Beginning with 2003, a Cabriolet (convertible) version of the A4 was introduced. The convertible was one of the safer soft-top choices as it included a pop-up roll car and side airbags. The convertible remained offered for 2009 with front-wheel drive and the CVT or with all-wheel drive and the automatic transmission, but it was replaced by the A5 Cabriolet for 2010.
Beginning with 2004, the S4 returned—this time with a 340-horsepower, 4.2-liter V-8 engine.
The Audi A4 was completely redesigned for 2009, on an all-new platform. All post-2009 Audi A4 models get Audi's latest version of the quattro all-wheel drive system, which biases more power to the back wheels and should appeal to those who want more of a performance feel without alienating those who simply want all-weather security. The S4 returned a year later: it was fitted with a supercharged 3.0-liter V-6 with 333 horsepower, teamed with a dual-clutch transmission, and an available Drive Select system that allows drivers to tailor transmission, steering, throttle, and suspension settings through Normal, Comfort, and Sport modes.
In the years since it was new on the U.S. market, the Audi A4 has grown about ten inches in length and has a wider, more spacious interior. Back-seat space remains a bit tight for taller adults. Front seats are another story altogether. The Audi A4 has offered very comfortable, supportive ones for years, and it remains one of the best smaller sporty sedans for tall drivers.
The A4 has remained one of the safer choices for those who are safety concerned, especially the most recent models, which have earned top five-star federal results and have been IIHS Top Safety Picks. Rear-seat side bags have been optional for many model years.
Today the sole powertrain for the A4 is a 211-horsepower version of the 2.0-liter turbocharged four-cylinder engine, paired to either a six-speed manual or a Tiptronic automatic transmission (or in base front-wheel-drive models, a CVT). The Tiptronic was upgraded to eight speeds for 2011, while the A4 carried over mostly unchanged to 2012.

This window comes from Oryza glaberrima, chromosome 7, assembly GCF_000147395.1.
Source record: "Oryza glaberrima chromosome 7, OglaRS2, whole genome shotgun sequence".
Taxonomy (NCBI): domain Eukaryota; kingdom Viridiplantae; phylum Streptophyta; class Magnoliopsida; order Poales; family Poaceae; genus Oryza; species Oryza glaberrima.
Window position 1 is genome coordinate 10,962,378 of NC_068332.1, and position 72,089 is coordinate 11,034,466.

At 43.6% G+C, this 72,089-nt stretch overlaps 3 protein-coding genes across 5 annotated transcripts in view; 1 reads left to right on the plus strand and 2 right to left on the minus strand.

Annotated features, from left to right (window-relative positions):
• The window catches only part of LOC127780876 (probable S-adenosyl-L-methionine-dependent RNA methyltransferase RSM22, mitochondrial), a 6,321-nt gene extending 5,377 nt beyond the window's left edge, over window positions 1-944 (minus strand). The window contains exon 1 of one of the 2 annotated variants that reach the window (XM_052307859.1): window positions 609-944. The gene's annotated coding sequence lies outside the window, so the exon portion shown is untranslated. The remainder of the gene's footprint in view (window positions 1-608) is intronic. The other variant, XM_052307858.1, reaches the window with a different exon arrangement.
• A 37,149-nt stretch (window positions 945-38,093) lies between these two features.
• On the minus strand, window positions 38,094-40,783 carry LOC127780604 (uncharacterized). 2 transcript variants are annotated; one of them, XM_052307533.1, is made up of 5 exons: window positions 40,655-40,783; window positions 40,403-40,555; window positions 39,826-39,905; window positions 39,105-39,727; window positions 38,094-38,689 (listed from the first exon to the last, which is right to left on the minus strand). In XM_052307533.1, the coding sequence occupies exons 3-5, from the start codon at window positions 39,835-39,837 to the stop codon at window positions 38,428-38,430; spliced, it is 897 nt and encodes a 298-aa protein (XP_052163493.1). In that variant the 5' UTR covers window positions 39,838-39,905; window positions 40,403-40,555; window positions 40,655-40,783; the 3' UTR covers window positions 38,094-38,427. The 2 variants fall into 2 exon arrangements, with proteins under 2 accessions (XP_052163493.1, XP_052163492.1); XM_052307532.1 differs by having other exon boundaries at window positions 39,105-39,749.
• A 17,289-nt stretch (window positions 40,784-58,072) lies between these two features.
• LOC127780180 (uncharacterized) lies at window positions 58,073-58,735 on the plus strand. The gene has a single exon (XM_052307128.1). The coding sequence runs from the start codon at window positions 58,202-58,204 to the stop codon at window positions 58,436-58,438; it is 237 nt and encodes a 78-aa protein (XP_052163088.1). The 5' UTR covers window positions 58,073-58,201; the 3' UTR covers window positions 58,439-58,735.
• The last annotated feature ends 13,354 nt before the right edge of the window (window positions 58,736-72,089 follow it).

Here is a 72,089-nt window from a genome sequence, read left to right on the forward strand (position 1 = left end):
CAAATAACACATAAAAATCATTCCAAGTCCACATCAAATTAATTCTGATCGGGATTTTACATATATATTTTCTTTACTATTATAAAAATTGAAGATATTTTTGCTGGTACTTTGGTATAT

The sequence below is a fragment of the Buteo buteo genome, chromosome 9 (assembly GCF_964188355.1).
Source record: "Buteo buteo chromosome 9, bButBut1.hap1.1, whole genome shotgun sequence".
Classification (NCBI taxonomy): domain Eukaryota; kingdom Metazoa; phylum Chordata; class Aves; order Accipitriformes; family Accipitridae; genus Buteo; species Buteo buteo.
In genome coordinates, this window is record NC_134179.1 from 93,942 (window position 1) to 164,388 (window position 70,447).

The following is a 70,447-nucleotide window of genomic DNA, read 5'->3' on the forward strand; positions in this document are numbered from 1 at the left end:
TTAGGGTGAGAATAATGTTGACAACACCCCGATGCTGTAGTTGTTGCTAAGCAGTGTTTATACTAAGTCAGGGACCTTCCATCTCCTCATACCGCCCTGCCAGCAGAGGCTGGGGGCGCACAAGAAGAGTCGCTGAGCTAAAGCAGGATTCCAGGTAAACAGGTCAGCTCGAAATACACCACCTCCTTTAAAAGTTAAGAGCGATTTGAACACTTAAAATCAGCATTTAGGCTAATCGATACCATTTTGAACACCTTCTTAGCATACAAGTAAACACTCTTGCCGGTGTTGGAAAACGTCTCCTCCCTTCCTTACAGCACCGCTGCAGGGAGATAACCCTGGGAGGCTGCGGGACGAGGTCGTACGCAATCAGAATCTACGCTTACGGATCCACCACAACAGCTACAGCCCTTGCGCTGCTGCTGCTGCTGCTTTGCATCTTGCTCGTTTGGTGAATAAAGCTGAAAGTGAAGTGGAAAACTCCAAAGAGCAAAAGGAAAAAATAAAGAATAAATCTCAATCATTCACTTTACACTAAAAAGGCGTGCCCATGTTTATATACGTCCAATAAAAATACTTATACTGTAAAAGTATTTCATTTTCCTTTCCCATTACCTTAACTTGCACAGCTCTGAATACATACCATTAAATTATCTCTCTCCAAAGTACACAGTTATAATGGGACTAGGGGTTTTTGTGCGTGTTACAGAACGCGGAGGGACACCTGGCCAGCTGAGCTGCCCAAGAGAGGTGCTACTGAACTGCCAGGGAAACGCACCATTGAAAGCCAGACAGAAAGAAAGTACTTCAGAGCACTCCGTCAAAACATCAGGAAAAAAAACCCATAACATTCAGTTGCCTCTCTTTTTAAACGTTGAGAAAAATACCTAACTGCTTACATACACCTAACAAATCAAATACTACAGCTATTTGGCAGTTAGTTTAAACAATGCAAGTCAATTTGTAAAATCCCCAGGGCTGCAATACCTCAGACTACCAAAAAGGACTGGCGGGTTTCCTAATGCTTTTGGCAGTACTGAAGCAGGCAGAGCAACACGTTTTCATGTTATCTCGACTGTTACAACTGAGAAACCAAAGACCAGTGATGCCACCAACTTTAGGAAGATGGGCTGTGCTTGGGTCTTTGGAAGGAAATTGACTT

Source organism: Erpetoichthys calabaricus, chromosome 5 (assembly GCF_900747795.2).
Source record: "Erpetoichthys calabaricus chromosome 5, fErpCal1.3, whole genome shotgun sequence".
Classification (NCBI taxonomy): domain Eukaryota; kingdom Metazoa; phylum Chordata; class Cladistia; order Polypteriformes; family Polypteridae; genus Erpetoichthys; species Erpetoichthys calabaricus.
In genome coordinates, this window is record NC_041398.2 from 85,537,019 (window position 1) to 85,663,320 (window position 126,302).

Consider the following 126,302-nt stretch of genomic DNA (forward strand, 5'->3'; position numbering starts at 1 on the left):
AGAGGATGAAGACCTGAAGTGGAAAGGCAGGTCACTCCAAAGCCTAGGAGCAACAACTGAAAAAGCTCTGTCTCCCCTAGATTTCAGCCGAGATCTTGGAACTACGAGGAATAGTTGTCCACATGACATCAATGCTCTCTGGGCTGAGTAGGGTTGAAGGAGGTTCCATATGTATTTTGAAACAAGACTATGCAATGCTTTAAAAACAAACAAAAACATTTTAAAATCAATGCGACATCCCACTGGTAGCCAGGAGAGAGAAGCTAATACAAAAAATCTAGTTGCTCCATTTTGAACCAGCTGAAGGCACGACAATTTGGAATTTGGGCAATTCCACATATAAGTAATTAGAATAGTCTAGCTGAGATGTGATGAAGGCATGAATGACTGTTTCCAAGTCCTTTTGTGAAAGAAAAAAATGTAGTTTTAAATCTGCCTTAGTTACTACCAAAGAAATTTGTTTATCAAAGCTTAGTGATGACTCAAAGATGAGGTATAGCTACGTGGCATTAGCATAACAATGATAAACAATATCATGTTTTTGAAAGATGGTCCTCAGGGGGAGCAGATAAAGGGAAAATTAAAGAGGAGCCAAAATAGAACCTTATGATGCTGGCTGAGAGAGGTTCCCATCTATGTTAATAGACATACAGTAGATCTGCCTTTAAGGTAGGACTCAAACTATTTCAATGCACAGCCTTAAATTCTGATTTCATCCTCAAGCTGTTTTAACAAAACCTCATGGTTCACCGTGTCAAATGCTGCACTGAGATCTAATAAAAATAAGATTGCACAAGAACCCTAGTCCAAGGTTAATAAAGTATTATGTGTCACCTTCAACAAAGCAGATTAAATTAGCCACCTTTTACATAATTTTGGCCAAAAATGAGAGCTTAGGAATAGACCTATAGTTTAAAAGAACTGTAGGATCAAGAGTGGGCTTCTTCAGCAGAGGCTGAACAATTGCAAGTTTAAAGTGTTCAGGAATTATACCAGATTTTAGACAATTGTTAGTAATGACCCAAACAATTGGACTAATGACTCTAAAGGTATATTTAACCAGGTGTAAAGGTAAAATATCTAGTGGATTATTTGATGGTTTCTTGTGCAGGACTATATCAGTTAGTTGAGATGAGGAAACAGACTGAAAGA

A facelift was applied for the 2013 model year, when Audi also fitted its latest infotainment and telematics services, including Audi Connect, which turns the car into a mobile hotspot. Also on offer: an optional navigation system that incorporates Google Earth and Google Street View data, displayed on a gorgeous LCD screen, for one of the best GPS experiences available today.
Instead of reviving the wagon in the 2013 model year with other revamped models, Audi instead chose to import the Allroad, a wagon with higher ground clearance and standard all-wheel drive.
According to the latest reports, a new Audi A4 is expected to arrive sometime after 2014. It's expected to remain about the same size as today's car, but will lose weight thanks to better construction and to a lighter, electric-driven all-wheel-drive system. A wagon version would likely follow a year later. Audi has confirmed that it will offer a turbodiesel engine in the A4--but not until the new A4 arrives in the U.S.
The A4 is no longer the entry-level vehicle in Audi's American lineup--not since the introduction of the compact A3 family of sedans, wagons, and cabriolets.